This guitar lesson shows you how to use double stop 3rds to inject some life into your rhythm guitar playing. Instead of sticking on the same chord position double stop 3rds will give you options to add more movement into the music by playing around within the current chord.
We'll start with a brief look at what double stop 3rds are and see how to play them on the guitar. Then we'll look at some example rhythm guitar riffs built with thirds so you can see how they fit around the chord positions you already know.
What Are Double Stop 3rds?
Double stop 3rds are pairs of notes from the major scale. For each note of the scale you create a pair by skipping one note up the scale and choosing the next note as its partner. Here are the thirds in the scale of C major created by skipping over one note on each degree of the scale.
C-E, D-F, E-G, F-A, G-B, A-C, B-D
Double Stop 3rds And The Major Key
Some of these thirds intervals are major (four half steps) and some are minor (three half steps), this leads to exactly the same pattern of major and minor double stops as for chords in a major key. Double stop 3rds on the 1st, 4th and 5th scale degrees are major, while double stop 3rds on the 2nd, 3rd, 6th and 7th degrees are minor.
If you start playing a pattern on the root note then as you move up the fretboard then major and minor thirds occur in this pattern.
Major minor minor Major Major minor minor Major
Double Stop 3rds Guitar Fingerings
Fingerings for major and minor double stop 3rds are shown in the figures below. The fingerings shown in blue work on all pairs of strings except the second and third strings. On the second and third string use the fingering shown in orange. The pattern is different because these two strings are tuned to an interval of a major third, all the other strings are tuned to an interval of a perfect fourth.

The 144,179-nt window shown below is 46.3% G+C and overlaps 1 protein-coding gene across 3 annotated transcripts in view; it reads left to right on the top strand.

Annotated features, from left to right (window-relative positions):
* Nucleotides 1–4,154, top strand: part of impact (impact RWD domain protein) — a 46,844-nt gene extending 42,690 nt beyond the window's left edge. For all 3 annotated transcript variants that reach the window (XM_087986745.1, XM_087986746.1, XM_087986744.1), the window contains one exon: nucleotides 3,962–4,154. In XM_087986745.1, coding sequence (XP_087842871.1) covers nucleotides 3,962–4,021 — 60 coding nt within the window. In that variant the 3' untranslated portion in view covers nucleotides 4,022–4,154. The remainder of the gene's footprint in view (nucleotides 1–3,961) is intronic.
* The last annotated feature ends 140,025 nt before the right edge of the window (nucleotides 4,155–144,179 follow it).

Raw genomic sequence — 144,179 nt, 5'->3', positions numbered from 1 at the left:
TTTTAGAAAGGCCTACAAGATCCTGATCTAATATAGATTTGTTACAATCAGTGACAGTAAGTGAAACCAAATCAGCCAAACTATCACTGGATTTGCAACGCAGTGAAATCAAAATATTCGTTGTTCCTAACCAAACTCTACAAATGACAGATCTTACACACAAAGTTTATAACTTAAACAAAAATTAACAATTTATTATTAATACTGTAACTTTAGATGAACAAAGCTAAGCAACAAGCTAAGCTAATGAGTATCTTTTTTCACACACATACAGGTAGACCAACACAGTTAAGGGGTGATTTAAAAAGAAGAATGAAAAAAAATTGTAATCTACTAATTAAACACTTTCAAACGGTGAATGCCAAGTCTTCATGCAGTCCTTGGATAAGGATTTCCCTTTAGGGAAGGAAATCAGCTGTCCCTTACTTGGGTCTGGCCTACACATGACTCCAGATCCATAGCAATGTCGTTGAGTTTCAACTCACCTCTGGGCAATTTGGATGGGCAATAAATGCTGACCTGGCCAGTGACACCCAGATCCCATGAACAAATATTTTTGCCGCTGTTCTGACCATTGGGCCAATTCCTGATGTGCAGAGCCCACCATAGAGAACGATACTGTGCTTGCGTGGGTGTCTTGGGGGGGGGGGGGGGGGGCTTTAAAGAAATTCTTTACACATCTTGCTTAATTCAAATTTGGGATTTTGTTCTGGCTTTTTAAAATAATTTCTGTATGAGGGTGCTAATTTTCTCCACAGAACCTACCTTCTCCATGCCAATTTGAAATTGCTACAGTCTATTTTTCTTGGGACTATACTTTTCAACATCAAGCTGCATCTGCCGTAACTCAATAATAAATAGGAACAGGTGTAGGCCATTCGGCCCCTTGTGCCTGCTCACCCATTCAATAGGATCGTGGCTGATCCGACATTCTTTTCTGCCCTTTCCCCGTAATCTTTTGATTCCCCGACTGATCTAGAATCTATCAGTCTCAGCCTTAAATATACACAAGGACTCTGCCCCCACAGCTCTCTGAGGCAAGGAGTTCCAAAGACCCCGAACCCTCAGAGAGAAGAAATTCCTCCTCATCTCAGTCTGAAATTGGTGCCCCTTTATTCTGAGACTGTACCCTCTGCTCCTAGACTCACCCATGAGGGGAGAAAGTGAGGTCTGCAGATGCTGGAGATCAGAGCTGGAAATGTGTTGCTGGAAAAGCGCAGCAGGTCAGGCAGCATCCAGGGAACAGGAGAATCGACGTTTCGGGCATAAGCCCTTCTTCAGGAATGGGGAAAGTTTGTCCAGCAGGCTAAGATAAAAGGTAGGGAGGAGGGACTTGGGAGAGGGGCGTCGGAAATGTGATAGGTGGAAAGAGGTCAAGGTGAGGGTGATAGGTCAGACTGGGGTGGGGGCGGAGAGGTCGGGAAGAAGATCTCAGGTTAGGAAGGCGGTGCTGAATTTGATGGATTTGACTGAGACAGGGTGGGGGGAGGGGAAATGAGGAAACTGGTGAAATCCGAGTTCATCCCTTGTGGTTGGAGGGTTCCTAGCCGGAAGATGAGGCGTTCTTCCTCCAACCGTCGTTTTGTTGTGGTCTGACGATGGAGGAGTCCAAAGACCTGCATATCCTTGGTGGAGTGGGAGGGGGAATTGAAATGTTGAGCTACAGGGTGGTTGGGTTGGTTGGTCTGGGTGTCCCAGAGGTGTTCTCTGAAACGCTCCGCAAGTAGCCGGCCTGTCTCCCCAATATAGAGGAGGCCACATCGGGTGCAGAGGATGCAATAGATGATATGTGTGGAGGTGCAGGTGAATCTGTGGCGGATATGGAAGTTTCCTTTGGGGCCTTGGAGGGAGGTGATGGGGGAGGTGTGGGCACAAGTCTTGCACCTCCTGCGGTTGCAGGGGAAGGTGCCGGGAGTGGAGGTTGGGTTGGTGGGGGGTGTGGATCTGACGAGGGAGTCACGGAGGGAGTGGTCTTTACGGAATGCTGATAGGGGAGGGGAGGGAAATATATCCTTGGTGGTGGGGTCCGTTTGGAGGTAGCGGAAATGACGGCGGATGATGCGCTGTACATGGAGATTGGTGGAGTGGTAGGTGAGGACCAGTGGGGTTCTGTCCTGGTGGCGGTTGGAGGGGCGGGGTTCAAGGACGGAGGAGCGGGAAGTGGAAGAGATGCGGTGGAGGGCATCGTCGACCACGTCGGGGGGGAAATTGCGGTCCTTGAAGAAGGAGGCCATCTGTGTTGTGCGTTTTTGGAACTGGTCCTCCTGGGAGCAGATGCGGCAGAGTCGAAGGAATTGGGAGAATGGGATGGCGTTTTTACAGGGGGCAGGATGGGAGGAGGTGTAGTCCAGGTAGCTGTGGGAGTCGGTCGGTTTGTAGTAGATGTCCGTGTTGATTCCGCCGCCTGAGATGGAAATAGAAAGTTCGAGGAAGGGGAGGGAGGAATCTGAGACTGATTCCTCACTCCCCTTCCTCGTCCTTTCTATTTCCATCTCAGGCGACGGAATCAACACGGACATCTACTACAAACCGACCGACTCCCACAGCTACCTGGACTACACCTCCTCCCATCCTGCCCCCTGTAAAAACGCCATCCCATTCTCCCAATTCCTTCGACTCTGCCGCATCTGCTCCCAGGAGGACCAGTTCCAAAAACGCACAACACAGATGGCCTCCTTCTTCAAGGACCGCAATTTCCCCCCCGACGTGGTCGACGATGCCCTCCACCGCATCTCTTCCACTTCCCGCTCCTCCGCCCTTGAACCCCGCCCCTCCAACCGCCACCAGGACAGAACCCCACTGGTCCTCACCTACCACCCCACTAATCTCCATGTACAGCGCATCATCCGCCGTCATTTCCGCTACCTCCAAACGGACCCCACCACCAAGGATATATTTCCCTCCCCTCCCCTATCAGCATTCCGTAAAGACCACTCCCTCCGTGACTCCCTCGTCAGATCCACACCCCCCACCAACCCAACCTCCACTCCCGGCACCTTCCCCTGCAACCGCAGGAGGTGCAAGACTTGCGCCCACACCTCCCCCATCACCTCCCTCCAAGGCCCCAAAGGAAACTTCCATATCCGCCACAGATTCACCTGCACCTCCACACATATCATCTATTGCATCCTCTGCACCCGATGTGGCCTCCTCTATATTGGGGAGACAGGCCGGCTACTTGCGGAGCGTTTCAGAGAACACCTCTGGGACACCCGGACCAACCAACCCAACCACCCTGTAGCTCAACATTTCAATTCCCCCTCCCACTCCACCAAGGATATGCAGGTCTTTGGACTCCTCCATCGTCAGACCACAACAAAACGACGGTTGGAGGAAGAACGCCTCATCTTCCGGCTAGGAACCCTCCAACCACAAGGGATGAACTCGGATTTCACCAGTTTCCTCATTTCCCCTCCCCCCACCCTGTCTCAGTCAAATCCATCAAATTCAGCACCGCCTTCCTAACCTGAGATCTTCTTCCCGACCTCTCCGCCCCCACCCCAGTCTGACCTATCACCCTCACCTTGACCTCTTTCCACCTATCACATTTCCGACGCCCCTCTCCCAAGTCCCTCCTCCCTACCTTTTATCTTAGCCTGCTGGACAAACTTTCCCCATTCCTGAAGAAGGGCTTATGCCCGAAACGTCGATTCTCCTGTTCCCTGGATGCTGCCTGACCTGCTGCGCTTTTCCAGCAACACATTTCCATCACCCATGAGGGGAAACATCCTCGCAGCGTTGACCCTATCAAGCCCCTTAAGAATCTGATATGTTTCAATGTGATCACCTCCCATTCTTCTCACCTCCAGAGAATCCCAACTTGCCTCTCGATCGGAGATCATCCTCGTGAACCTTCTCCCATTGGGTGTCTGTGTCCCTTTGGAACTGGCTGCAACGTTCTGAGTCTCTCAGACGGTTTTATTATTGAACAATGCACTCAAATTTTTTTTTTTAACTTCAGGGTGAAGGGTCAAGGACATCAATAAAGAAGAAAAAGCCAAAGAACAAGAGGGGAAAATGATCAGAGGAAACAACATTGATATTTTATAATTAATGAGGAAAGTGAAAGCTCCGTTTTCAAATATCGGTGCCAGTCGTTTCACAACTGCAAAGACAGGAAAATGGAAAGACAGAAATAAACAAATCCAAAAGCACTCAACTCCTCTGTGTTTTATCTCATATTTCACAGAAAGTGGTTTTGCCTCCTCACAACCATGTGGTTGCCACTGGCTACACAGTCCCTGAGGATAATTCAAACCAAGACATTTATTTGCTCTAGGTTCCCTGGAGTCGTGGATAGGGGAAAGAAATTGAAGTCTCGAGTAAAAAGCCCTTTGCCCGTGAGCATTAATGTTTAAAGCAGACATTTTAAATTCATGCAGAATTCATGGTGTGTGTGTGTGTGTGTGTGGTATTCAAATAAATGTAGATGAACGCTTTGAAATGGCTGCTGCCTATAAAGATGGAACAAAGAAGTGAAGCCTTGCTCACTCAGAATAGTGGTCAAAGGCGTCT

Examples In The Key Of G Major
The easiest way to get the hang of using double stop 3rds in your rhythm guitar playing is to look at some examples. Below you will find examples showing thirds intervals over a G chord at the third fret. Note that the G major chord can be played in either open position or with an E form bar chord.
These examples will help you to familiarise yourself with the double stop 3rds you can use over any major chord with a sixth string root. In each case the base note of the interval is on the lower string. On the higher string is a minor or major third, depending on the scale degree of the base note. As you work through the exercises make sure you name each note and its scale degree – you'll need to know these by heart to make up and play your own riffs.
More Examples In The Key Of D Major
The next set of examples show use of double stop thirds patterns around a D major chord played using an A bar chord form with the root on the 5th string. You can move these double stop thirds positions up and down the fretboard to use them with any chord that has its root on the 5th string.
Now It's Your Turn
When you've familiarised yourself with the thirds positions using the examples above make up some licks of your own. There's no reason the licks in the examples work other than that they sound good. You are free to use any series of thirds you wish in your licks, let your ear be your guide.
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